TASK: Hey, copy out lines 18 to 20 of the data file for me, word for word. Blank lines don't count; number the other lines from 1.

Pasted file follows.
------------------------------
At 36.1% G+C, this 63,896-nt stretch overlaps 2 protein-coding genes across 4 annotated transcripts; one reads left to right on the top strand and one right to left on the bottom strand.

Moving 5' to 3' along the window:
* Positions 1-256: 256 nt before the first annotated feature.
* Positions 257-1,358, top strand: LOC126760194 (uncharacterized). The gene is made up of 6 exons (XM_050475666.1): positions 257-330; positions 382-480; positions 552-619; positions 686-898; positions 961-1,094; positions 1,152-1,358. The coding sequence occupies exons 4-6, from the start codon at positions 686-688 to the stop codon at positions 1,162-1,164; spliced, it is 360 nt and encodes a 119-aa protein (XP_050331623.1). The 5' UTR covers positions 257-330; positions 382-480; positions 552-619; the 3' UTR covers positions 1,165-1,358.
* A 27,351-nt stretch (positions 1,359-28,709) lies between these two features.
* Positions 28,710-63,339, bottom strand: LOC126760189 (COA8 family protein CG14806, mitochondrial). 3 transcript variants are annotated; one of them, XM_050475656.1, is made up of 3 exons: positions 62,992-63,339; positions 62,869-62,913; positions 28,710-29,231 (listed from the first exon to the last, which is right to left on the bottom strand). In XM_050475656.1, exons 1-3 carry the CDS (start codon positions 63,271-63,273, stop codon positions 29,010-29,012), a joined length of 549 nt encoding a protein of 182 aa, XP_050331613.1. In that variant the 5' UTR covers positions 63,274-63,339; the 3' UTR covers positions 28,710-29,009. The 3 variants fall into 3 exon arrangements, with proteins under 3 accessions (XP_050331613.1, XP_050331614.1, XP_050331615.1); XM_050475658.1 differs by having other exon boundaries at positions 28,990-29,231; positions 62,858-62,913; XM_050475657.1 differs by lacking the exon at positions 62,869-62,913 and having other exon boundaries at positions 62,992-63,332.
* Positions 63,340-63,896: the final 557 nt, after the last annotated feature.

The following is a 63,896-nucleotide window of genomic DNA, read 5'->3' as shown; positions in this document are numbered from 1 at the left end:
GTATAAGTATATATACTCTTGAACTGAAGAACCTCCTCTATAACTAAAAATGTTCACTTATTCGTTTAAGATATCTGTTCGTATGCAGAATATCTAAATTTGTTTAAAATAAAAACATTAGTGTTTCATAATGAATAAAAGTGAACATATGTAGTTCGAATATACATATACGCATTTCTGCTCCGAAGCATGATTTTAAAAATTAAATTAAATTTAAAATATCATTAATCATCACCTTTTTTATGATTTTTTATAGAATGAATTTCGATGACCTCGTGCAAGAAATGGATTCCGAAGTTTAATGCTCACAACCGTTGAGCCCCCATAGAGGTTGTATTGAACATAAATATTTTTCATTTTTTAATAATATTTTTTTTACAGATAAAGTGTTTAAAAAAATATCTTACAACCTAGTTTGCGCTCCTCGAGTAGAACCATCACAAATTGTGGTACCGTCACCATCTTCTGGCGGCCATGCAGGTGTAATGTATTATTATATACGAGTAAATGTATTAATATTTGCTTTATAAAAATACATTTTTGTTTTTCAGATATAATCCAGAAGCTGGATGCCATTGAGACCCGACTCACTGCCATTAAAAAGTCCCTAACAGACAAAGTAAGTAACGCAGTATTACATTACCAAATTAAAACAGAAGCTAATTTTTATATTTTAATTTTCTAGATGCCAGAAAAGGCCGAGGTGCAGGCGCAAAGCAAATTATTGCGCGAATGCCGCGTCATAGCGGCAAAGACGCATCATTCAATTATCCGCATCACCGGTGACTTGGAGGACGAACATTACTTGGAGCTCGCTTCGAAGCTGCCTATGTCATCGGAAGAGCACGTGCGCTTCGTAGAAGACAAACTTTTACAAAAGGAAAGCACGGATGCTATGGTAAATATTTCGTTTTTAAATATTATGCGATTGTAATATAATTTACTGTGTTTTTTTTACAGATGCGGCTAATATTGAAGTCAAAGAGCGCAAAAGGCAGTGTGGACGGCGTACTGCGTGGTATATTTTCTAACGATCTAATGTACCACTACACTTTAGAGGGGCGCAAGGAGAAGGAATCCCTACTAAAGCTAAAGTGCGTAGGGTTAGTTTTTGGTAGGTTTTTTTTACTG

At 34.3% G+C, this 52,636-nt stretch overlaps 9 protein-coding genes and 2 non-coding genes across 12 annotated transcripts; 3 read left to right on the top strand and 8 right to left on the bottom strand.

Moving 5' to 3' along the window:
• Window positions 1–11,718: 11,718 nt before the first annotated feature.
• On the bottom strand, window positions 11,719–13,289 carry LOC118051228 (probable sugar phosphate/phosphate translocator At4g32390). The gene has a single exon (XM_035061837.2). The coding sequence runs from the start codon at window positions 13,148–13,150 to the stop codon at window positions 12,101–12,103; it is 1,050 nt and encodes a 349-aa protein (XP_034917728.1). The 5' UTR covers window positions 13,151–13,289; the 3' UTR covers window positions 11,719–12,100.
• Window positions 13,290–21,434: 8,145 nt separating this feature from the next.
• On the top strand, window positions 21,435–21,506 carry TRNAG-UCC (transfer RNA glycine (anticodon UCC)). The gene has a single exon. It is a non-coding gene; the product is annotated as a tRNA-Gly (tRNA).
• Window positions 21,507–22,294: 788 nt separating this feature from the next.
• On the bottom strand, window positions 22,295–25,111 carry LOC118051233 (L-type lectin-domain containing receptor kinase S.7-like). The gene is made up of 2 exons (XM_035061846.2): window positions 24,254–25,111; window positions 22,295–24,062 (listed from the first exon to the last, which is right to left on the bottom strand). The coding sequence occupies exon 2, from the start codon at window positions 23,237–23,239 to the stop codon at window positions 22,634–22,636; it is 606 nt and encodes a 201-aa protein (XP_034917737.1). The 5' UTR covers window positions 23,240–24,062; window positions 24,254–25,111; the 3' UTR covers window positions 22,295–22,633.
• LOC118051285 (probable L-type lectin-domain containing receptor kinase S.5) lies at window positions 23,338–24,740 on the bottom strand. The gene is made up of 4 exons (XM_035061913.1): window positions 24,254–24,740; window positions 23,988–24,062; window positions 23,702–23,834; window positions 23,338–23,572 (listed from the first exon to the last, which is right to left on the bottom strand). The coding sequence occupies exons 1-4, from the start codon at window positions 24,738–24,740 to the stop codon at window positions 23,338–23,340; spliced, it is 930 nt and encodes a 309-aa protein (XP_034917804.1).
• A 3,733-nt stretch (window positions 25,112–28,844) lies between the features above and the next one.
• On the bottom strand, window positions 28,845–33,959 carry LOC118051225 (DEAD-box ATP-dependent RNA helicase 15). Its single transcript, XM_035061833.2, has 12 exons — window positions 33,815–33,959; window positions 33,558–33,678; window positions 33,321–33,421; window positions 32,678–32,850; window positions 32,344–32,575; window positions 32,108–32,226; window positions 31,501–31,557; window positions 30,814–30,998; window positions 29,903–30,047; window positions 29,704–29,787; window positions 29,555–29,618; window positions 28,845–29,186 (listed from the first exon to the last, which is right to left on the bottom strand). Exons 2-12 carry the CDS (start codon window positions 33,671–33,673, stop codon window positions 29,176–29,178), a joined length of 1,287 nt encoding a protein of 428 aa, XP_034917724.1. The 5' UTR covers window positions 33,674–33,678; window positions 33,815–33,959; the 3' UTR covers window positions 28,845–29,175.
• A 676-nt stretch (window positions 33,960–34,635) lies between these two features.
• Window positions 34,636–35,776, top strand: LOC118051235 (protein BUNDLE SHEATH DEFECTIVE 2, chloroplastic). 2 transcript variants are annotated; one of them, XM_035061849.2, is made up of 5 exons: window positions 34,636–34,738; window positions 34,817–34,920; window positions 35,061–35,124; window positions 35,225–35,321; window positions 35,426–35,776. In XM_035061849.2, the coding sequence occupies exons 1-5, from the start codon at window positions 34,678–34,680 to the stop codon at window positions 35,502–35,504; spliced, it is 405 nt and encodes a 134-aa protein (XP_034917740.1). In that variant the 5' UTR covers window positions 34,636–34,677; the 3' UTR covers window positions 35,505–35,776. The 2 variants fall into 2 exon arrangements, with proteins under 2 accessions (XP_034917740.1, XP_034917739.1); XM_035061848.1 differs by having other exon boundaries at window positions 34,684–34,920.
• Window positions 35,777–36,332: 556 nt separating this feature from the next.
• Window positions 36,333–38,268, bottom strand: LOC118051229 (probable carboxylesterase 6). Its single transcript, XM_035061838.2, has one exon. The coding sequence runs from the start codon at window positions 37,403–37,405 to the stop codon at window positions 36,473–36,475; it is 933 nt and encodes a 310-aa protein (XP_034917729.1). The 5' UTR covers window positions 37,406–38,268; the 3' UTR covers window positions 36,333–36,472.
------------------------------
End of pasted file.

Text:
• LOC118051285 (probable L-type lectin-domain containing receptor kinase S.5) lies at window positions 23,338–24,740 on the bottom strand. The gene is made up of 4 exons (XM_035061913.1): window positions 24,254–24,740; window positions 23,988–24,062; window positions 23,702–23,834; window positions 23,338–23,572 (listed from the first exon to the last, which is right to left on the bottom strand). The coding sequence occupies exons 1-4, from the start codon at window positions 24,738–24,740 to the stop codon at window positions 23,338–23,340; spliced, it is 930 nt and encodes a 309-aa protein (XP_034917804.1).
• A 3,733-nt stretch (window positions 25,112–28,844) lies between the features above and the next one.
• On the bottom strand, window positions 28,845–33,959 carry LOC118051225 (DEAD-box ATP-dependent RNA helicase 15). Its single transcript, XM_035061833.2, has 12 exons — window positions 33,815–33,959; window positions 33,558–33,678; window positions 33,321–33,421; window positions 32,678–32,850; window positions 32,344–32,575; window positions 32,108–32,226; window positions 31,501–31,557; window positions 30,814–30,998; window positions 29,903–30,047; window positions 29,704–29,787; window positions 29,555–29,618; window positions 28,845–29,186 (listed from the first exon to the last, which is right to left on the bottom strand). Exons 2-12 carry the CDS (start codon window positions 33,671–33,673, stop codon window positions 29,176–29,178), a joined length of 1,287 nt encoding a protein of 428 aa, XP_034917724.1. The 5' UTR covers window positions 33,674–33,678; window positions 33,815–33,959; the 3' UTR covers window positions 28,845–29,175.